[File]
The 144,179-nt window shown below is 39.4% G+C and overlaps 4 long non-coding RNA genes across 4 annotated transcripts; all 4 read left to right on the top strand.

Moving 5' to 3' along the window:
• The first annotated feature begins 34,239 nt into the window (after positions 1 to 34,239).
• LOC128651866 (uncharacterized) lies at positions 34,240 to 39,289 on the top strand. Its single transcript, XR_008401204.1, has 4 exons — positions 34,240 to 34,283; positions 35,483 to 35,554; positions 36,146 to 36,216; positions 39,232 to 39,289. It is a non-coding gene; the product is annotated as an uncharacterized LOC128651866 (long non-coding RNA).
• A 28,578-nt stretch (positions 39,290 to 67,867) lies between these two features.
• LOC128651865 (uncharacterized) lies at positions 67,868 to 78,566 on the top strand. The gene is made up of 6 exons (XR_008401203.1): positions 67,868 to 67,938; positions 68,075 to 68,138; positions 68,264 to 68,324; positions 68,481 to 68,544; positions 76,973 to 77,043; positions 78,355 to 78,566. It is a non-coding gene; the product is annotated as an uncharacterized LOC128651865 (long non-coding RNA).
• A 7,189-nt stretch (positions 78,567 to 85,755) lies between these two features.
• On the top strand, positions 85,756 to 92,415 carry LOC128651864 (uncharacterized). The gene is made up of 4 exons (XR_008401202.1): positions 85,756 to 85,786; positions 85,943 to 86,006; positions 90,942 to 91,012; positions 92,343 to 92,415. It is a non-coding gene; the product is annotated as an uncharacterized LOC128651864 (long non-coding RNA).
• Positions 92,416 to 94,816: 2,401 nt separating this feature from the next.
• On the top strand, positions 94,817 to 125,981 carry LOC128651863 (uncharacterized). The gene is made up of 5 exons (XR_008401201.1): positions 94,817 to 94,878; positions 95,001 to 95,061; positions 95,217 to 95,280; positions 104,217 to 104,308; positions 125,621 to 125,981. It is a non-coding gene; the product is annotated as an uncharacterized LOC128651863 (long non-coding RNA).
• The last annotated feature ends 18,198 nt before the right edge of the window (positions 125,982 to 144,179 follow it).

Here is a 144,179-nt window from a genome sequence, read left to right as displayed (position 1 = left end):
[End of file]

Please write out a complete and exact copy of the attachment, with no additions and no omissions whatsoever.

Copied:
The 144,179-nt window shown below is 39.4% G+C and overlaps 4 long non-coding RNA genes across 4 annotated transcripts; all 4 read left to right on the top strand.

Moving 5' to 3' along the window:
• The first annotated feature begins 34,239 nt into the window (after positions 1 to 34,239).
• LOC128651866 (uncharacterized) lies at positions 34,240 to 39,289 on the top strand. Its single transcript, XR_008401204.1, has 4 exons — positions 34,240 to 34,283; positions 35,483 to 35,554; positions 36,146 to 36,216; positions 39,232 to 39,289. It is a non-coding gene; the product is annotated as an uncharacterized LOC128651866 (long non-coding RNA).
• A 28,578-nt stretch (positions 39,290 to 67,867) lies between these two features.
• LOC128651865 (uncharacterized) lies at positions 67,868 to 78,566 on the top strand. The gene is made up of 6 exons (XR_008401203.1): positions 67,868 to 67,938; positions 68,075 to 68,138; positions 68,264 to 68,324; positions 68,481 to 68,544; positions 76,973 to 77,043; positions 78,355 to 78,566. It is a non-coding gene; the product is annotated as an uncharacterized LOC128651865 (long non-coding RNA).
• A 7,189-nt stretch (positions 78,567 to 85,755) lies between these two features.
• On the top strand, positions 85,756 to 92,415 carry LOC128651864 (uncharacterized). The gene is made up of 4 exons (XR_008401202.1): positions 85,756 to 85,786; positions 85,943 to 86,006; positions 90,942 to 91,012; positions 92,343 to 92,415. It is a non-coding gene; the product is annotated as an uncharacterized LOC128651864 (long non-coding RNA).
• Positions 92,416 to 94,816: 2,401 nt separating this feature from the next.
• On the top strand, positions 94,817 to 125,981 carry LOC128651863 (uncharacterized). The gene is made up of 5 exons (XR_008401201.1): positions 94,817 to 94,878; positions 95,001 to 95,061; positions 95,217 to 95,280; positions 104,217 to 104,308; positions 125,621 to 125,981. It is a non-coding gene; the product is annotated as an uncharacterized LOC128651863 (long non-coding RNA).
• The last annotated feature ends 18,198 nt before the right edge of the window (positions 125,982 to 144,179 follow it).

Here is a 144,179-nt window from a genome sequence, read left to right as displayed (position 1 = left end):